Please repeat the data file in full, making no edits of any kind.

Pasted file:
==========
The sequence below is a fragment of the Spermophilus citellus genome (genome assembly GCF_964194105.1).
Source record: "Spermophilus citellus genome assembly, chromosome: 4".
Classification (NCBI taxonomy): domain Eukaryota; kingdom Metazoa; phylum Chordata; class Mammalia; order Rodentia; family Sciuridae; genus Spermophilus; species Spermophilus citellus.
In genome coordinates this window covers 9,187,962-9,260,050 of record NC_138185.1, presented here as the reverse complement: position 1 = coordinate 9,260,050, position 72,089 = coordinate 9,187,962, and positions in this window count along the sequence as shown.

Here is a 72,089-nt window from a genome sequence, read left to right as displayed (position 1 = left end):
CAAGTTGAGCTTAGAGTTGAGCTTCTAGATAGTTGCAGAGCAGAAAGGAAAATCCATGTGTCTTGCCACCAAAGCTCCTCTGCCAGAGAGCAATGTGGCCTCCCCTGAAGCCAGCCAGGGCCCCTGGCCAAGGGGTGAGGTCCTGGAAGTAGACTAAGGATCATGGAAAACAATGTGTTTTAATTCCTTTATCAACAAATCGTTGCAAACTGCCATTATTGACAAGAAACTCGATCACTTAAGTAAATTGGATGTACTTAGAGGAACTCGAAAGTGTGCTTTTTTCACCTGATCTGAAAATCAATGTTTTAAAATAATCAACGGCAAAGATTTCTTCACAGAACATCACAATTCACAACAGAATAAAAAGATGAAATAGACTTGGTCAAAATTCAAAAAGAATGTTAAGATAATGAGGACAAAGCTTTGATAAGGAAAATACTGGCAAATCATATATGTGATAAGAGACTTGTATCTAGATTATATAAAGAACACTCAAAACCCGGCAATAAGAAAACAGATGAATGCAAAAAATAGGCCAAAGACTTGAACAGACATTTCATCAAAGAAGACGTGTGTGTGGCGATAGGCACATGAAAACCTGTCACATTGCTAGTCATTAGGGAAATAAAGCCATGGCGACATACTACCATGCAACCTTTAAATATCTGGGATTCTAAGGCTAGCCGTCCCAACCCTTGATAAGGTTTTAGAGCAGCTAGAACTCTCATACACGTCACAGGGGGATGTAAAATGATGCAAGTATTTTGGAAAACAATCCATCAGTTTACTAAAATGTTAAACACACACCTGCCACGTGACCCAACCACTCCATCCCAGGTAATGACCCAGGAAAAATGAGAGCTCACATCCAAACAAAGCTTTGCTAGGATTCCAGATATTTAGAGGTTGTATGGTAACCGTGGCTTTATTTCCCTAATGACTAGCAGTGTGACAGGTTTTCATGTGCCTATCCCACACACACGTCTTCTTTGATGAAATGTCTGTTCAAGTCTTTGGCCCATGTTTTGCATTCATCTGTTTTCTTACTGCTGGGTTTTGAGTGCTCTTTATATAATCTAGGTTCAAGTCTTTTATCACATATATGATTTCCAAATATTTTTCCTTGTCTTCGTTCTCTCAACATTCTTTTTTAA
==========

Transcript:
The sequence below is a fragment of the Spermophilus citellus genome (genome assembly GCF_964194105.1).
Source record: "Spermophilus citellus genome assembly, chromosome: 4".
Classification (NCBI taxonomy): domain Eukaryota; kingdom Metazoa; phylum Chordata; class Mammalia; order Rodentia; family Sciuridae; genus Spermophilus; species Spermophilus citellus.
In genome coordinates this window covers 9,187,962-9,260,050 of record NC_138185.1, presented here as the reverse complement: position 1 = coordinate 9,260,050, position 72,089 = coordinate 9,187,962, and positions in this window count along the sequence as shown.

Here is a 72,089-nt window from a genome sequence, read left to right as displayed (position 1 = left end):
CAAGTTGAGCTTAGAGTTGAGCTTCTAGATAGTTGCAGAGCAGAAAGGAAAATCCATGTGTCTTGCCACCAAAGCTCCTCTGCCAGAGAGCAATGTGGCCTCCCCTGAAGCCAGCCAGGGCCCCTGGCCAAGGGGTGAGGTCCTGGAAGTAGACTAAGGATCATGGAAAACAATGTGTTTTAATTCCTTTATCAACAAATCGTTGCAAACTGCCATTATTGACAAGAAACTCGATCACTTAAGTAAATTGGATGTACTTAGAGGAACTCGAAAGTGTGCTTTTTTCACCTGATCTGAAAATCAATGTTTTAAAATAATCAACGGCAAAGATTTCTTCACAGAACATCACAATTCACAACAGAATAAAAAGATGAAATAGACTTGGTCAAAATTCAAAAAGAATGTTAAGATAATGAGGACAAAGCTTTGATAAGGAAAATACTGGCAAATCATATATGTGATAAGAGACTTGTATCTAGATTATATAAAGAACACTCAAAACCCGGCAATAAGAAAACAGATGAATGCAAAAAATAGGCCAAAGACTTGAACAGACATTTCATCAAAGAAGACGTGTGTGTGGCGATAGGCACATGAAAACCTGTCACATTGCTAGTCATTAGGGAAATAAAGCCATGGCGACATACTACCATGCAACCTTTAAATATCTGGGATTCTAAGGCTAGCCGTCCCAACCCTTGATAAGGTTTTAGAGCAGCTAGAACTCTCATACACGTCACAGGGGGATGTAAAATGATGCAAGTATTTTGGAAAACAATCCATCAGTTTACTAAAATGTTAAACACACACCTGCCACGTGACCCAACCACTCCATCCCAGGTAATGACCCAGGAAAAATGAGAGCTCACATCCAAACAAAGCTTTGCTAGGATTCCAGATATTTAGAGGTTGTATGGTAACCGTGGCTTTATTTCCCTAATGACTAGCAGTGTGACAGGTTTTCATGTGCCTATCCCACACACACGTCTTCTTTGATGAAATGTCTGTTCAAGTCTTTGGCCCATGTTTTGCATTCATCTGTTTTCTTACTGCTGGGTTTTGAGTGCTCTTTATATAATCTAGGTTCAAGTCTTTTATCACATATATGATTTCCAAATATTTTTCCTTGTCTTCGTTCTCTCAACATTCTTTTTTAA